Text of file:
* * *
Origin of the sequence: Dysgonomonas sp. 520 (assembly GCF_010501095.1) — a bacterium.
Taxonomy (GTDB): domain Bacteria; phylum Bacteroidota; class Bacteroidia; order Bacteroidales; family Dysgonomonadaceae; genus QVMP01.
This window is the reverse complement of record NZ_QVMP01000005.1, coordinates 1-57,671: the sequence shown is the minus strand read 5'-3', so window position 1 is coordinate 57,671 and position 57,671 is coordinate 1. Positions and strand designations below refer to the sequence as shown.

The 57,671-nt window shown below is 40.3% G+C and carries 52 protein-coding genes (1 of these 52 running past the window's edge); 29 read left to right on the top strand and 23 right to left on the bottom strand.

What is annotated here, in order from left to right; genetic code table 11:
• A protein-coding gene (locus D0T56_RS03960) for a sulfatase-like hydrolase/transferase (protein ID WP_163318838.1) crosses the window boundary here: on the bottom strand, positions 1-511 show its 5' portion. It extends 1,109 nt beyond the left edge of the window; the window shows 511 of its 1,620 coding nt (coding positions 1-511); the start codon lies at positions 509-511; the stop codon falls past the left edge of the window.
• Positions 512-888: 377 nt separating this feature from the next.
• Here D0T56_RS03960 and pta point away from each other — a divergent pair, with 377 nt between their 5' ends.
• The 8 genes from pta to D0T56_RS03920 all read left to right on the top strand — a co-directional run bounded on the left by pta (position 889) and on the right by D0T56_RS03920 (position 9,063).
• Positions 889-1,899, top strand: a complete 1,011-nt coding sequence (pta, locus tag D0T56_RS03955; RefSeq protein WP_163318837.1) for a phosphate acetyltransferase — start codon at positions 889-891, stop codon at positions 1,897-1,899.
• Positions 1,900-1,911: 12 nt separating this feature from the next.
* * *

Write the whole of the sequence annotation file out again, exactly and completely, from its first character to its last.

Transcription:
Origin of the sequence: Dysgonomonas sp. 520 (assembly GCF_010501095.1) — a bacterium.
Taxonomy (GTDB): domain Bacteria; phylum Bacteroidota; class Bacteroidia; order Bacteroidales; family Dysgonomonadaceae; genus QVMP01.
This window is the reverse complement of record NZ_QVMP01000005.1, coordinates 1-57,671: the sequence shown is the minus strand read 5'-3', so window position 1 is coordinate 57,671 and position 57,671 is coordinate 1. Positions and strand designations below refer to the sequence as shown.

The 57,671-nt window shown below is 40.3% G+C and carries 52 protein-coding genes (1 of these 52 running past the window's edge); 29 read left to right on the top strand and 23 right to left on the bottom strand.

What is annotated here, in order from left to right; genetic code table 11:
• A protein-coding gene (locus D0T56_RS03960) for a sulfatase-like hydrolase/transferase (protein ID WP_163318838.1) crosses the window boundary here: on the bottom strand, positions 1-511 show its 5' portion. It extends 1,109 nt beyond the left edge of the window; the window shows 511 of its 1,620 coding nt (coding positions 1-511); the start codon lies at positions 509-511; the stop codon falls past the left edge of the window.
• Positions 512-888: 377 nt separating this feature from the next.
• Here D0T56_RS03960 and pta point away from each other — a divergent pair, with 377 nt between their 5' ends.
• The 8 genes from pta to D0T56_RS03920 all read left to right on the top strand — a co-directional run bounded on the left by pta (position 889) and on the right by D0T56_RS03920 (position 9,063).
• Positions 889-1,899, top strand: a complete 1,011-nt coding sequence (pta, locus tag D0T56_RS03955; RefSeq protein WP_163318837.1) for a phosphate acetyltransferase — start codon at positions 889-891, stop codon at positions 1,897-1,899.
• Positions 1,900-1,911: 12 nt separating this feature from the next.